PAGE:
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Juan Escalante      

Digital Campaigns Director at FWD[.]us; Advocate for Migrant Youth

Juan Escalante’s parents fled Venezuela in the year 2000, with Juan and his two brothers in tow, for the United States following the election of Hugo Chavez. In 2006, an immigration attorney mishandled the Escalante’s case, which led them to lose their immigration status despite “waiting in line” while paying taxes and immigration fees.

By the time President Obama announced the Deferred Action for Childhood Arrivals (DACA) program in 2012, Juan had graduated from Florida State University with a political science degree and had helped spearhead some of the digital tactics used across in immigration-related campaigns across the country. Thanks to DACA, Juan was able to return to FSU and obtained a master’s degree in public administration in 2015. He has remained a fierce and relentless advocate for immigrant rights. A renowned and nationally recognized digital strategist, Juan currently enjoys the protections of the DACA program while leading state and national efforts to pass sensible immigration legislation.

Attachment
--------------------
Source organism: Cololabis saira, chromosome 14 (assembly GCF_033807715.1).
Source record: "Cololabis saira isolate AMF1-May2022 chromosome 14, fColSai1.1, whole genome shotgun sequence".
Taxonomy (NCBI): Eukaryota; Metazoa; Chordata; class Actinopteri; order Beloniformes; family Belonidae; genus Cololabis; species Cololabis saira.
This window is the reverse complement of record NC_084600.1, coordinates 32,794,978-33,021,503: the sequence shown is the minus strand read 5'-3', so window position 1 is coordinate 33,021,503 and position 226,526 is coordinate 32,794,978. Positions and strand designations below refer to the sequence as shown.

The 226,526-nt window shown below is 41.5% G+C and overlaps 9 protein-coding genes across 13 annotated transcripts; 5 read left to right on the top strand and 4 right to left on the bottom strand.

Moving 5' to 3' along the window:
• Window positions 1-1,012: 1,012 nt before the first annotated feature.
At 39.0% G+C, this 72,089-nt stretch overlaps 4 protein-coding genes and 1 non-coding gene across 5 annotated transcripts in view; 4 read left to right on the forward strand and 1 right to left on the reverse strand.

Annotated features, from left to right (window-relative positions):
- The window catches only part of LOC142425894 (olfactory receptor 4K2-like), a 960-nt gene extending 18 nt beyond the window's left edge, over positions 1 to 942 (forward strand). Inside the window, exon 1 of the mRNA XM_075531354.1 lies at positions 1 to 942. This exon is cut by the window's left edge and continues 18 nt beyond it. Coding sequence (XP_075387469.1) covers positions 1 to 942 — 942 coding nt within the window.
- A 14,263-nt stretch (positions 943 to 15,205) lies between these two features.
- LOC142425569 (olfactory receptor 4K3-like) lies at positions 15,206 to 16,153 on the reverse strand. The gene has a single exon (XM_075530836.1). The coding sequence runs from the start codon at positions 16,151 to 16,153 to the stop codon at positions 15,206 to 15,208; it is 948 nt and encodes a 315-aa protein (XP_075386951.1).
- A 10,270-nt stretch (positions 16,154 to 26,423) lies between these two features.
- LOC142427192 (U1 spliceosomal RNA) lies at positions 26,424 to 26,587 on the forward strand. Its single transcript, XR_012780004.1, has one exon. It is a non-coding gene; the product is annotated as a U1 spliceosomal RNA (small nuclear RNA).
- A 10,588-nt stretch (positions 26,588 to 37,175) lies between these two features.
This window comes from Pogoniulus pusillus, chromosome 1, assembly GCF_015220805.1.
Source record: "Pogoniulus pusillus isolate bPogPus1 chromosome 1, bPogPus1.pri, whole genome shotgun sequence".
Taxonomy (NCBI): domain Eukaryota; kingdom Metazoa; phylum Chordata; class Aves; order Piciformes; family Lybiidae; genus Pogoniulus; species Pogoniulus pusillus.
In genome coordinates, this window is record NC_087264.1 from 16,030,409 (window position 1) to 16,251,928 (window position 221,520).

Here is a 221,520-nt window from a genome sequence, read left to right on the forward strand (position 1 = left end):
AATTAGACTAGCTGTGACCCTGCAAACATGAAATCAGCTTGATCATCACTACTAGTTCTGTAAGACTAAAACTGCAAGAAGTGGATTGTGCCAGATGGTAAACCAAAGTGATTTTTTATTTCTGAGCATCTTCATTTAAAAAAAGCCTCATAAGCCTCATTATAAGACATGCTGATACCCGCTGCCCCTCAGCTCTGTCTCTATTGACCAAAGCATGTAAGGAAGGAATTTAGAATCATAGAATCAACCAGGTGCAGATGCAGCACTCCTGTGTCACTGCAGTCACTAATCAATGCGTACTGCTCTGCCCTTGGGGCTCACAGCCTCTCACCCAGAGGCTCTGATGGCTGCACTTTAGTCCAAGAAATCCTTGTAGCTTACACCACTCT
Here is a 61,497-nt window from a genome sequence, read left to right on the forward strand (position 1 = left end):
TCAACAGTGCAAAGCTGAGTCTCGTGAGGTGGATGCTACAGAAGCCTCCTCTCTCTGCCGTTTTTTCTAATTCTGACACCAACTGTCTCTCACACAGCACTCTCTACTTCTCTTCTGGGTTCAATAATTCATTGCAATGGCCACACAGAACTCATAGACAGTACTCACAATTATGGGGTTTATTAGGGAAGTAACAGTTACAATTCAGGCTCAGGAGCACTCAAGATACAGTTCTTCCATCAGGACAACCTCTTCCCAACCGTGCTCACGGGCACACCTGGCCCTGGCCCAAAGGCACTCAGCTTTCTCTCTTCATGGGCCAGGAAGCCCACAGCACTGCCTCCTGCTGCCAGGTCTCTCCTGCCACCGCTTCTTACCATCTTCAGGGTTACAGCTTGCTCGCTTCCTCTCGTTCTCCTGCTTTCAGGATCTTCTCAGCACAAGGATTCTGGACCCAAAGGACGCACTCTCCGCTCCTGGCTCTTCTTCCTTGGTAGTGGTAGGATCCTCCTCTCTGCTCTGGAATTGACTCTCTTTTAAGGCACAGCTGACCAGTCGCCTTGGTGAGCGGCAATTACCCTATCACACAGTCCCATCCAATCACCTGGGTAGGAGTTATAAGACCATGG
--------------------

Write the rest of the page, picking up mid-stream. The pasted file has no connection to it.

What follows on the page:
Escalante’s work has been highlighted and published in a wide range of publications, including The New York Times, USA Today, Univision, and CNN. He serves as the Digital Campaigns Manager at FWD[.]us, a DC-based organization focused on immigration and criminal justice reform and currently resides in Washington D.C., where he works to ensure the DACA program continues to protect an estimated 700,000 immigrant youth from deportation.


AOC Says US Should Treat All Asylum Seekers How We Treat Ukrainian Refugees
Journalist Juan Escalante, who was once himself an undocumented immigrant, said that Ocasio-Cortez “is 100% correct.” The crisis in Ukraine could “push Biden to grant #TPS to Ukrainians in the United States,” as well as “push Congress to deliver a path to citizenship for all TPS recipients — including Venezuela, Haiti, Honduras, etc.,” Escalante said.
Court Ruling Adds New Strain for DACA Immigrants
“I think the level of anxiety about what is going to happen to your life is nowhere near the appropriateness that anybody should live under, especially young people,” Juan Escalante, a DACA recipient from Venezuela, told VOA. Escalante’s family moved to the U.S. when he was 11 years old. His parents fled Venezuela after experiencing a traumatizing event.

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